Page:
Why Are Bad Words Bad?

@#$%!

We are all familiar with swear words. Whether they are taught to us by an older sibling, or a particularly mischievous kid at the playground, or you happen to overhear adults swearing, these words often fascinate us as children.

It makes sense. Children, particularly very young children, are among the most powerless members of society. They have to be fed, clothed, taken everywhere, they don’t have or make money. And yet, just by speaking a particular set of words, they can elicit a reaction from adults all around.

These words also hold some fascination, even for adults. You may or may not swear yourself, but cursing is everywhere. Certain words are bleeped on broadcast TV, sometimes with humorous effects. For example, late night talk show host Jimmy Kimmel has a recurring segment called “This Week in Unnecessary Censorship“. In it, non-swear words are bleeped, with the intended effect to make seemingly innocuous speech sound dirty.

But what is it about these words that makes them bad?

$#*!

To help examine this question, let’s look at the word shit. What makes this word bad? What are the qualities that make it so offensive that it can’t be spoken in polite conversation?

Certainly it isn’t the action itself. We are all familiar with going to the bathroom — it is among those things that everybody does. There is even a children’s book called “Everybody Poops”. The concept of pooping is something that is explained to every child in every language and in every culture. It has to be, because, well, everybody poops.

So there must be a difference between the word poop and the word shit. They can’t simply be synonyms, or else why would you be able to say “poop” on broadcast TV and not be bleeped, but “shit” is censored every time?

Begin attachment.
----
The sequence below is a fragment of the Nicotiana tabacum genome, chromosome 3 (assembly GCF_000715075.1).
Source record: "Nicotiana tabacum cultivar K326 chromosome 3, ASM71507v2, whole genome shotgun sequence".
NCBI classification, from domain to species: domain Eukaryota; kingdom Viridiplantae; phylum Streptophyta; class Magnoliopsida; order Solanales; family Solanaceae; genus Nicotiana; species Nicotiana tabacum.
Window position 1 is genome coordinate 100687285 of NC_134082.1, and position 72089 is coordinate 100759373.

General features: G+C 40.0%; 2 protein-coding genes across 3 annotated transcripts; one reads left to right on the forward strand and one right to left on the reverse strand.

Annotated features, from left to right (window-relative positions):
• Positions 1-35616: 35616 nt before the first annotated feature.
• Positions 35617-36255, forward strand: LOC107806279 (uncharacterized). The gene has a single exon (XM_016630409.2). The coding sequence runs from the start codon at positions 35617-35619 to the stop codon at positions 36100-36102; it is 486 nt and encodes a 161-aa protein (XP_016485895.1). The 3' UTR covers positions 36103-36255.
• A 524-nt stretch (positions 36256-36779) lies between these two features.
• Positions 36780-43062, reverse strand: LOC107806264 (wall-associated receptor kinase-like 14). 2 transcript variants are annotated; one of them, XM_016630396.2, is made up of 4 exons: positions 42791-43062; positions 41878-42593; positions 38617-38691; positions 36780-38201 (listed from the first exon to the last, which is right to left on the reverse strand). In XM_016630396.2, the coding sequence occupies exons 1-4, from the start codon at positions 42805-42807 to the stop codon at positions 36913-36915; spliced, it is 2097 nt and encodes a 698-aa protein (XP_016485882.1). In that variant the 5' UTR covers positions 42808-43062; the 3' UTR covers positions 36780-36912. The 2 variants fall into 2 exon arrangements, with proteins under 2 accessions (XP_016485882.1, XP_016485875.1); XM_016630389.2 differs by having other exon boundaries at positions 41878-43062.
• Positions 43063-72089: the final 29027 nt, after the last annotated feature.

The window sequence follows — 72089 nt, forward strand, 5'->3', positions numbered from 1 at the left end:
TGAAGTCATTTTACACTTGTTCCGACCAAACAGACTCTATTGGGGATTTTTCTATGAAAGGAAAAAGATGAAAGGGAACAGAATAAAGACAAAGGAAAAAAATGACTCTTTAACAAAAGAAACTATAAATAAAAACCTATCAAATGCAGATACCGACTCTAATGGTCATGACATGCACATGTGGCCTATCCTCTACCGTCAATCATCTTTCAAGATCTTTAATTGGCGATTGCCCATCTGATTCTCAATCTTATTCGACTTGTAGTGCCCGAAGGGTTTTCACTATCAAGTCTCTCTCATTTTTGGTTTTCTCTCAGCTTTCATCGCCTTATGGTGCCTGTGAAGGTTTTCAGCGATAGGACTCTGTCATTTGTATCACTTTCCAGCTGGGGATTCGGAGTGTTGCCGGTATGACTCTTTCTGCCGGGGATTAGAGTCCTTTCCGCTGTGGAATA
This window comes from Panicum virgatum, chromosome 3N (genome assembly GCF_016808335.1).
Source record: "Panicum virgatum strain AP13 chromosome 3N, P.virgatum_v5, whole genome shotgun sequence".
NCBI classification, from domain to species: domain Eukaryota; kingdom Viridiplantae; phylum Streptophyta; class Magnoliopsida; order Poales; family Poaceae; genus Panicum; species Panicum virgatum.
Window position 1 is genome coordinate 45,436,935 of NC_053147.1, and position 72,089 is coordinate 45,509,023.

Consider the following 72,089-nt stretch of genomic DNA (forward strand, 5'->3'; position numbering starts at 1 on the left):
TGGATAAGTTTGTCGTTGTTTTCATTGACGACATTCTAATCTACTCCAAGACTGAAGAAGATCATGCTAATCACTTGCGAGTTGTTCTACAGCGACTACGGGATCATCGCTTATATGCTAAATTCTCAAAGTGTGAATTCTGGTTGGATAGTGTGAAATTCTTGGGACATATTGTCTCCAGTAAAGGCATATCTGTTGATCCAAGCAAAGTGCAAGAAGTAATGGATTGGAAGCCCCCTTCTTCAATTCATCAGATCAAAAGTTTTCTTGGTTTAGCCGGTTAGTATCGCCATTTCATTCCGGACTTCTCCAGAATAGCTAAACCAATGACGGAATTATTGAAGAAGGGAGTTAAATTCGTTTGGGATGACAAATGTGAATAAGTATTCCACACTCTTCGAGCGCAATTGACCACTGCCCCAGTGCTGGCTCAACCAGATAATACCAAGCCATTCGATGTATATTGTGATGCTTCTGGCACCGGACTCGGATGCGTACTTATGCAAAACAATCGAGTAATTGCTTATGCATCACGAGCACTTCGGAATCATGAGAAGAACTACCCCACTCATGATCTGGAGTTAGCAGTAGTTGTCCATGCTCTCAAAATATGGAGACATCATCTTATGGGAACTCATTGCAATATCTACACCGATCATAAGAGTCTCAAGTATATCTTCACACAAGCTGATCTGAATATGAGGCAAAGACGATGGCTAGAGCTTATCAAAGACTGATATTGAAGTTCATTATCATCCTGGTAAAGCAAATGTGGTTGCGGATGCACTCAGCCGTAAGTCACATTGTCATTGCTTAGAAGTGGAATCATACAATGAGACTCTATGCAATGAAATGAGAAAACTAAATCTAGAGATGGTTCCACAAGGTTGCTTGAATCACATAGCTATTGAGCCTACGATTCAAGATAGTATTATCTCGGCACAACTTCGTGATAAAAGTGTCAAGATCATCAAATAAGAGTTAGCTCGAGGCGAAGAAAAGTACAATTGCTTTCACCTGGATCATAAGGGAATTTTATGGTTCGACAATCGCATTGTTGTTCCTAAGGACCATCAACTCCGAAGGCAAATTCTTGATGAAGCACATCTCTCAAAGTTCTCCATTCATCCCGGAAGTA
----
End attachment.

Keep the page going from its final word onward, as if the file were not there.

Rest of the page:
What is the difference? Is it the context in which it is used? Is it simply that everyone agrees that it is a bad word? Would it be possible to just agree that a bad word is no longer a bad word? Why are bad words bad?

Related questions: How does your vocabulary influence how you think? Where do shared ideas exist? What do we have in common? What words have the most power?

How Can We Encourage Meaningful Conversation?

Sometimes it seems like conversation is a dying art.

We don’t talk much anymore. In-depth discussions have been replaced with small talk. Long, rambling phone calls are now five second Vine videos. A ten page, hand-written letter is now a text message.

Why is this?

Generally, there are many reasons for this change. Technology, in the form of smart phones and social media, encourages brevity. We are warned to avoid controversial topics as a way of keeping the peace. In addition, an entire generation of young adults have grown up online, where tone of voice and body language are non-existent.

As a result, we grow ever more isolated from those around us. People are not confronted with differing opinions. We don’t often talk to people with opposing views, and when we do it devolves to a shouting match. Violence is increasingly more common. Consequently, entire communities are dismissed and ignored.

Is it all bad?

And yet, we still crave conversation. We want to be intellectually stimulated. Ted Talks, for example, are wildly popular, and can be thought of as the first half of a conversation. The vlogbrothers, Hank and John Green, are YouTube celebrities based on their ongoing weekly video chats. So the desire exists in each of us for communication of ideas, and the act of sharing them with our friends and acquaintances.

So how can we revive the art of conversation? How do we overcome our dependency on the endless Facebook newsfeed scroll, and engage each other in an actual dialogue? Can we recapture the give and take, the challenge of ideas, the talk for sake of the talk? In short, to be exposed to new ideas and new points of view?

How can we encourage meaningful conversation?

Related questions: What do we have in common? How can we encourage debate? Are we too busy? How can we become better listeners? What do you get out of social media?